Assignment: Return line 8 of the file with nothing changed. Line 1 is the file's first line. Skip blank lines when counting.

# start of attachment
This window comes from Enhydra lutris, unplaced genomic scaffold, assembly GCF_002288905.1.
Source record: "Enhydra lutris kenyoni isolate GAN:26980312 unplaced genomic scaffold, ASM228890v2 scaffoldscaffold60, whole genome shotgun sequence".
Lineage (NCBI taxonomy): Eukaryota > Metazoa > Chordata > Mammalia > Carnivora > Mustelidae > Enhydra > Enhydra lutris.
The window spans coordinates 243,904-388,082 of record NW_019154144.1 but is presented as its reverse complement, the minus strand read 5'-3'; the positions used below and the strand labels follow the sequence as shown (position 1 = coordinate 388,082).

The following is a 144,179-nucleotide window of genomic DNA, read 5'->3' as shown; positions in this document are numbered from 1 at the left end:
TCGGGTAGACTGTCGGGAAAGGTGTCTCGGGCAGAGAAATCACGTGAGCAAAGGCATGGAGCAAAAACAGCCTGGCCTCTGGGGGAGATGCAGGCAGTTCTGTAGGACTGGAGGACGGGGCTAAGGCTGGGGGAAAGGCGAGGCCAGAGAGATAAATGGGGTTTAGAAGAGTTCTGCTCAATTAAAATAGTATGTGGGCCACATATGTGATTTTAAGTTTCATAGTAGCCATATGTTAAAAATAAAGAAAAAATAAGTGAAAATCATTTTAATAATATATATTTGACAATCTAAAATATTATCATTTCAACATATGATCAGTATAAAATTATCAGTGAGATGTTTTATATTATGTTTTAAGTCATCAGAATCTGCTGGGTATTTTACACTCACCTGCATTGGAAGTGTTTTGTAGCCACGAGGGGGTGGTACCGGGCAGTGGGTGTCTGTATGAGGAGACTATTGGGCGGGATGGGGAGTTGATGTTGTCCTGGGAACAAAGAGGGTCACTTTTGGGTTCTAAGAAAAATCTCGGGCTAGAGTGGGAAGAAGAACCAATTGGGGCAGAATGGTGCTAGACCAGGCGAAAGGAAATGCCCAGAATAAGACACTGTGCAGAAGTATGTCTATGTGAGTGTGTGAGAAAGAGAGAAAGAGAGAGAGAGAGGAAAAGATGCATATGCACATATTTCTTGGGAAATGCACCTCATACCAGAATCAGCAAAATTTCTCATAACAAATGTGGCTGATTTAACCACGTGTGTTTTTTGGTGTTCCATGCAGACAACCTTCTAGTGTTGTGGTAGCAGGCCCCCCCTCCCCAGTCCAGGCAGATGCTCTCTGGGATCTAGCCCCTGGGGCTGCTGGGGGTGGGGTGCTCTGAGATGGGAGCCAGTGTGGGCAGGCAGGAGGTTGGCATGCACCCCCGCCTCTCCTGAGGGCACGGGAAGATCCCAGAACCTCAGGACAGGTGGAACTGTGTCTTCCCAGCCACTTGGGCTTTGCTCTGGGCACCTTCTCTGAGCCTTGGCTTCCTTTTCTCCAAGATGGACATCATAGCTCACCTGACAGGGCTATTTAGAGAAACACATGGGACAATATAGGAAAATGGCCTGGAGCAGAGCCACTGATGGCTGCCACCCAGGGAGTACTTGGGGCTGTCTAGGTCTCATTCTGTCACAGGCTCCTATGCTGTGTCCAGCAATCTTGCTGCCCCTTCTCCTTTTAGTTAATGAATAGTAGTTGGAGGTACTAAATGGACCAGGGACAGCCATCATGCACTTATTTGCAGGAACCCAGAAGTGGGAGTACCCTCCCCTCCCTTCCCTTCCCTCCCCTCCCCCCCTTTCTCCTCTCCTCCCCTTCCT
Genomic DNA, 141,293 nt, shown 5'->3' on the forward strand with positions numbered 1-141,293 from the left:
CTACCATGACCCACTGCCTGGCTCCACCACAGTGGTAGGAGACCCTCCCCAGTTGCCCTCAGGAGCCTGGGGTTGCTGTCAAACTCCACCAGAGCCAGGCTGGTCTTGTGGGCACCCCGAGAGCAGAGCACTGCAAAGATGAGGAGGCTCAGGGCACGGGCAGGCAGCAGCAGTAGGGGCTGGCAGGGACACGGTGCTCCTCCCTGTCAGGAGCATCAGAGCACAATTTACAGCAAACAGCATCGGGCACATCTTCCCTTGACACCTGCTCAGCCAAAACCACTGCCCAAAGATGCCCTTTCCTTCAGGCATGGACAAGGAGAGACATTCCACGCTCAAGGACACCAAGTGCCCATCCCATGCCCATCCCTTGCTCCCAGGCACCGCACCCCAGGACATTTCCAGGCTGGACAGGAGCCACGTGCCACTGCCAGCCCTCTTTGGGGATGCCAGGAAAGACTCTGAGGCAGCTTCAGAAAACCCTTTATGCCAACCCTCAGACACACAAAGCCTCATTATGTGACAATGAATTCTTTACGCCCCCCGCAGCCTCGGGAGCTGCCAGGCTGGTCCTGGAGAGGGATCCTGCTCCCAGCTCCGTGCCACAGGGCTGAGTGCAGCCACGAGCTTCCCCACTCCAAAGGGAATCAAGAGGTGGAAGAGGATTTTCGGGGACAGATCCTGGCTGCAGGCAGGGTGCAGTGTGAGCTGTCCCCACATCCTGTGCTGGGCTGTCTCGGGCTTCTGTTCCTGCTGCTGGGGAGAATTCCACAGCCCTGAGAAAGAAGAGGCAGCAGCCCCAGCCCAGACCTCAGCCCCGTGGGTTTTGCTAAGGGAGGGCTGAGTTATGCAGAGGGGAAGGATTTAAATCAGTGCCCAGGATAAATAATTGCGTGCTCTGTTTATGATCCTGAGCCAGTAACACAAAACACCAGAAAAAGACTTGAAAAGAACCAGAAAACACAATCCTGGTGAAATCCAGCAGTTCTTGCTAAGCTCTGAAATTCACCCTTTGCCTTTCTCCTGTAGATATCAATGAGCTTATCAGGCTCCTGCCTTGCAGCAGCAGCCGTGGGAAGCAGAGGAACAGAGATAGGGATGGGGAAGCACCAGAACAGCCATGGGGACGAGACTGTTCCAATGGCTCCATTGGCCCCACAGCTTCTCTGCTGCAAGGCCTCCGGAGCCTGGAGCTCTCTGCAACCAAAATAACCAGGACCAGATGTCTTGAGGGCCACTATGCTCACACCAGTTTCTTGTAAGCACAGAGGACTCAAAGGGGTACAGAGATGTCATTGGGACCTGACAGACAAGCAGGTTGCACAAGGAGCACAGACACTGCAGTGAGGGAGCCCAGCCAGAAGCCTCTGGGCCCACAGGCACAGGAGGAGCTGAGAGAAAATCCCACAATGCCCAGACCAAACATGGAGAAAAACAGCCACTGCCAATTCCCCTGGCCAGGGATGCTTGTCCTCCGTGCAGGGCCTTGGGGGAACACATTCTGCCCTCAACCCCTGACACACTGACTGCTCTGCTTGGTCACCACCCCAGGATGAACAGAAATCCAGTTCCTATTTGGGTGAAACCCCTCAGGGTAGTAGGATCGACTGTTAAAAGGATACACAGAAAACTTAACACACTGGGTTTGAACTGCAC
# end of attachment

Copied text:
CTACCATGACCCACTGCCTGGCTCCACCACAGTGGTAGGAGACCCTCCCCAGTTGCCCTCAGGAGCCTGGGGTTGCTGTCAAACTCCACCAGAGCCAGGCTGGTCTTGTGGGCACCCCGAGAGCAGAGCACTGCAAAGATGAGGAGGCTCAGGGCACGGGCAGGCAGCAGCAGTAGGGGCTGGCAGGGACACGGTGCTCCTCCCTGTCAGGAGCATCAGAGCACAATTTACAGCAAACAGCATCGGGCACATCTTCCCTTGACACCTGCTCAGCCAAAACCACTGCCCAAAGATGCCCTTTCCTTCAGGCATGGACAAGGAGAGACATTCCACGCTCAAGGACACCAAGTGCCCATCCCATGCCCATCCCTTGCTCCCAGGCACCGCACCCCAGGACATTTCCAGGCTGGACAGGAGCCACGTGCCACTGCCAGCCCTCTTTGGGGATGCCAGGAAAGACTCTGAGGCAGCTTCAGAAAACCCTTTATGCCAACCCTCAGACACACAAAGCCTCATTATGTGACAATGAATTCTTTACGCCCCCCGCAGCCTCGGGAGCTGCCAGGCTGGTCCTGGAGAGGGATCCTGCTCCCAGCTCCGTGCCACAGGGCTGAGTGCAGCCACGAGCTTCCCCACTCCAAAGGGAATCAAGAGGTGGAAGAGGATTTTCGGGGACAGATCCTGGCTGCAGGCAGGGTGCAGTGTGAGCTGTCCCCACATCCTGTGCTGGGCTGTCTCGGGCTTCTGTTCCTGCTGCTGGGGAGAATTCCACAGCCCTGAGAAAGAAGAGGCAGCAGCCCCAGCCCAGACCTCAGCCCCGTGGGTTTTGCTAAGGGAGGGCTGAGTTATGCAGAGGGGAAGGATTTAAATCAGTGCCCAGGATAAATAATTGCGTGCTCTGTTTATGATCCTGAGCCAGTAACACAAAACACCAGAAAAAGACTTGAAAAGAACCAGAAAACACAATCCTGGTGAAATCCAGCAGTTCTTGCTAAGCTCTGAAATTCACCCTTTGCCTTTCTCCTGTAGATATCAATGAGCTTATCAGGCTCCTGCCTTGCAGCAGCAGCCGTGGGAAGCAGAGGAACAGAGATAGGGATGGGGAAGCACCAGAACAGCCATGGGGACGAGACTGTTCCAATGGCTCCATTGGCCCCACAGCTTCTCTGCTGCAAGGCCTCCGGAGCCTGGAGCTCTCTGCAACCAAAATAACCAGGACCAGATGTCTTGAGGGCCACTATGCTCACACCAGTTTCTTGTAAGCACAGAGGACTCAAAGGGGTACAGAGATGTCATTGGGACCTGACAGACAAGCAGGTTGCACAAGGAGCACAGACACTGCAGTGAGGGAGCCCAGCCAGAAGCCTCTGGGCCCACAGGCACAGGAGGAGCTGAGAGAAAATCCCACAATGCCCAGACCAAACATGGAGAAAAACAGCCACTGCCAATTCCCCTGGCCAGGGATGCTTGTCCTCCGTGCAGGGCCTTGGGGGAACACATTCTGCCCTCAACCCCTGACACACTGACTGCTCTGCTTGGTCACCACCCCAGGATGAACAGAAATCCAGTTCCTATTTGGGTGAAACCCCTCAGGGTAGTAGGATCGACTGTTAAAAGGATACACAGAAAACTTAACACACTGGGTTTGAACTGCAC